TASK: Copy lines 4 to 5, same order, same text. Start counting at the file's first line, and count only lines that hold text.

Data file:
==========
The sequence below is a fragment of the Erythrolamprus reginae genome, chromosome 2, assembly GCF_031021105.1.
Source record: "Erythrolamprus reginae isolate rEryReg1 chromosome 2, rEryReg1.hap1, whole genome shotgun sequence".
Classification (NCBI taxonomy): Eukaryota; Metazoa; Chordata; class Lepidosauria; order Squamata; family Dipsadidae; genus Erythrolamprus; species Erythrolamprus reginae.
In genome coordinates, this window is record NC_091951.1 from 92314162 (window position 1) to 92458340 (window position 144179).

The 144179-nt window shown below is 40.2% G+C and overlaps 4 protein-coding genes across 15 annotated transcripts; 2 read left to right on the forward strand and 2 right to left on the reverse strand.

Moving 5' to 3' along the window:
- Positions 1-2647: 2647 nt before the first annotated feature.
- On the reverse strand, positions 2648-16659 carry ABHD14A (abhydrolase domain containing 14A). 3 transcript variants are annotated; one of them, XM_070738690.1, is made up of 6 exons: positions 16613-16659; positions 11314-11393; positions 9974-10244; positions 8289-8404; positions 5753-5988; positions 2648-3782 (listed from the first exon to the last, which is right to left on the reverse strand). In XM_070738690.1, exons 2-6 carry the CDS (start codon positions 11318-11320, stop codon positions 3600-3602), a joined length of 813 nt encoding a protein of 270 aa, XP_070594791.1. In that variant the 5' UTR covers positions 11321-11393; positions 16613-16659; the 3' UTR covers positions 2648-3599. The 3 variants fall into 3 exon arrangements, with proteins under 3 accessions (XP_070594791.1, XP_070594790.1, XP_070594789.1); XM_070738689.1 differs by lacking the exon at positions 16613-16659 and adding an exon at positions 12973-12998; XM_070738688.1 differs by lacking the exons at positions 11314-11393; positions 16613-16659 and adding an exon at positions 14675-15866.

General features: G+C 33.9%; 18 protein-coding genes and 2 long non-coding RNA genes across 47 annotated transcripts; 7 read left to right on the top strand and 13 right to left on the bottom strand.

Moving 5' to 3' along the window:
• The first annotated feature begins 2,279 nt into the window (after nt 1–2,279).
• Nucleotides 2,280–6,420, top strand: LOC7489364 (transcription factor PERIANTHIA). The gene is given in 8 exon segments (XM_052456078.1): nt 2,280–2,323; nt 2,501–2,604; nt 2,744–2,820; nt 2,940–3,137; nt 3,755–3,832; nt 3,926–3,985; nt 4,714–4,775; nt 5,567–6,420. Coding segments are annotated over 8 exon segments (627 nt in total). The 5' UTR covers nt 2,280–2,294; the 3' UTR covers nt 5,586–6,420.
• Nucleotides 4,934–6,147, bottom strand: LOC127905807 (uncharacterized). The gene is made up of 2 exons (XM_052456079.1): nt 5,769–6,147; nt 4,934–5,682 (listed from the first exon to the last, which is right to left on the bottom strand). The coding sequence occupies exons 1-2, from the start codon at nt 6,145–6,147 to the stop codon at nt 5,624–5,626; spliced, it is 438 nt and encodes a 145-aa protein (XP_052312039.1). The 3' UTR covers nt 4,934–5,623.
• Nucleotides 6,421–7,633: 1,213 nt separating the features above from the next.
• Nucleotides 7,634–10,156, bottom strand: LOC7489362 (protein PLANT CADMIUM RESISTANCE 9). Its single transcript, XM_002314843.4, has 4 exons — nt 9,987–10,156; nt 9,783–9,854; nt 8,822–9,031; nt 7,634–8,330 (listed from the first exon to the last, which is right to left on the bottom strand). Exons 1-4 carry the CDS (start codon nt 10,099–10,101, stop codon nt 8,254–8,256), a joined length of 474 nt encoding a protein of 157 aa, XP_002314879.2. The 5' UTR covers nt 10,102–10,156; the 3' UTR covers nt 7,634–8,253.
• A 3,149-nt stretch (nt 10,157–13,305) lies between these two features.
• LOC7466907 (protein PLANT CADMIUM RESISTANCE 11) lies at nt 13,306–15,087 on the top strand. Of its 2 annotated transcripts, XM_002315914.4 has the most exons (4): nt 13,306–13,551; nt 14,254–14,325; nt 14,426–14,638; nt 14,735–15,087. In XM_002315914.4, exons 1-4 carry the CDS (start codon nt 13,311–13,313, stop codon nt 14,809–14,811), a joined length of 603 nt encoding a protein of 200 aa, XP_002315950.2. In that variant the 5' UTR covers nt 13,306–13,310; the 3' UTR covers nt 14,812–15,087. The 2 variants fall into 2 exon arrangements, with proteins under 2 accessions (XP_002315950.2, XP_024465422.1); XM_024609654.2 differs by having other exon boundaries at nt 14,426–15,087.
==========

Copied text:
In genome coordinates, this window is record NC_091951.1 from 92314162 (window position 1) to 92458340 (window position 144179).

The 144179-nt window shown below is 40.2% G+C and overlaps 4 protein-coding genes across 15 annotated transcripts; 2 read left to right on the forward strand and 2 right to left on the reverse strand.